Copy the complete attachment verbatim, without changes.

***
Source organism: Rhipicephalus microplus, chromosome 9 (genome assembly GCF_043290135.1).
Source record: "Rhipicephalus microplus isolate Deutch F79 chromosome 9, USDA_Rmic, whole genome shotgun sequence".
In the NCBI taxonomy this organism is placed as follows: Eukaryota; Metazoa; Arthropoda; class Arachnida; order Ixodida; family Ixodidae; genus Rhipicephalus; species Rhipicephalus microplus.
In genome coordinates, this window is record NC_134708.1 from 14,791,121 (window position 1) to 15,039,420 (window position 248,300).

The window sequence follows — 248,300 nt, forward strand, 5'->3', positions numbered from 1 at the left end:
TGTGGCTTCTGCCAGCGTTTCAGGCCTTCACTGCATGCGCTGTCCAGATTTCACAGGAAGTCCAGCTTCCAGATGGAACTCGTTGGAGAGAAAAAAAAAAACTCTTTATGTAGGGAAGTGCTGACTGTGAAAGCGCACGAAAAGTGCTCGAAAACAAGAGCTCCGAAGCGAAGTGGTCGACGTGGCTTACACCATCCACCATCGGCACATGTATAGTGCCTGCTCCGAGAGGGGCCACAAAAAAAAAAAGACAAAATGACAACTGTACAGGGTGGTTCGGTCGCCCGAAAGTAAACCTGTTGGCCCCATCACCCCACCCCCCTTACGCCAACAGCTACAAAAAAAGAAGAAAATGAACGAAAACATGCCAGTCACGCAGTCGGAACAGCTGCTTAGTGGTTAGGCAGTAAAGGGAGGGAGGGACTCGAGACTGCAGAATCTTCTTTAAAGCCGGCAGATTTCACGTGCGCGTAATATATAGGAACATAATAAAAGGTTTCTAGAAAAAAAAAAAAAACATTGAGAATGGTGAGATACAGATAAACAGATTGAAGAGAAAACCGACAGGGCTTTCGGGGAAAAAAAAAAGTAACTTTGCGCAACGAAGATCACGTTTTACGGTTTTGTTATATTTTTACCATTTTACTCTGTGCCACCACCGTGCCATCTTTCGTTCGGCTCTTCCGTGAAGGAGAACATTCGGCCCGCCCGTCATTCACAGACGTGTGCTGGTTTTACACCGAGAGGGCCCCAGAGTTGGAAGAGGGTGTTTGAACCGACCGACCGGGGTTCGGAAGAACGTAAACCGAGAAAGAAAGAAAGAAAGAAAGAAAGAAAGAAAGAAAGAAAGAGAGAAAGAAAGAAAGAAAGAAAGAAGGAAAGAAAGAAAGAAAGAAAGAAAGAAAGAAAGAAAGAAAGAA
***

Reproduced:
Source organism: Rhipicephalus microplus, chromosome 9 (genome assembly GCF_043290135.1).
Source record: "Rhipicephalus microplus isolate Deutch F79 chromosome 9, USDA_Rmic, whole genome shotgun sequence".
In the NCBI taxonomy this organism is placed as follows: Eukaryota; Metazoa; Arthropoda; class Arachnida; order Ixodida; family Ixodidae; genus Rhipicephalus; species Rhipicephalus microplus.
In genome coordinates, this window is record NC_134708.1 from 14,791,121 (window position 1) to 15,039,420 (window position 248,300).

The window sequence follows — 248,300 nt, forward strand, 5'->3', positions numbered from 1 at the left end:
TGTGGCTTCTGCCAGCGTTTCAGGCCTTCACTGCATGCGCTGTCCAGATTTCACAGGAAGTCCAGCTTCCAGATGGAACTCGTTGGAGAGAAAAAAAAAAACTCTTTATGTAGGGAAGTGCTGACTGTGAAAGCGCACGAAAAGTGCTCGAAAACAAGAGCTCCGAAGCGAAGTGGTCGACGTGGCTTACACCATCCACCATCGGCACATGTATAGTGCCTGCTCCGAGAGGGGCCACAAAAAAAAAAAGACAAAATGACAACTGTACAGGGTGGTTCGGTCGCCCGAAAGTAAACCTGTTGGCCCCATCACCCCACCCCCCTTACGCCAACAGCTACAAAAAAAGAAGAAAATGAACGAAAACATGCCAGTCACGCAGTCGGAACAGCTGCTTAGTGGTTAGGCAGTAAAGGGAGGGAGGGACTCGAGACTGCAGAATCTTCTTTAAAGCCGGCAGATTTCACGTGCGCGTAATATATAGGAACATAATAAAAGGTTTCTAGAAAAAAAAAAAAAACATTGAGAATGGTGAGATACAGATAAACAGATTGAAGAGAAAACCGACAGGGCTTTCGGGGAAAAAAAAAAGTAACTTTGCGCAACGAAGATCACGTTTTACGGTTTTGTTATATTTTTACCATTTTACTCTGTGCCACCACCGTGCCATCTTTCGTTCGGCTCTTCCGTGAAGGAGAACATTCGGCCCGCCCGTCATTCACAGACGTGTGCTGGTTTTACACCGAGAGGGCCCCAGAGTTGGAAGAGGGTGTTTGAACCGACCGACCGGGGTTCGGAAGAACGTAAACCGAGAAAGAAAGAAAGAAAGAAAGAAAGAAAGAAAGAAAGAAAGAGAGAAAGAAAGAAAGAAAGAAAGAAGGAAAGAAAGAAAGAAAGAAAGAAAGAAAGAAAGAAAGAAAGAA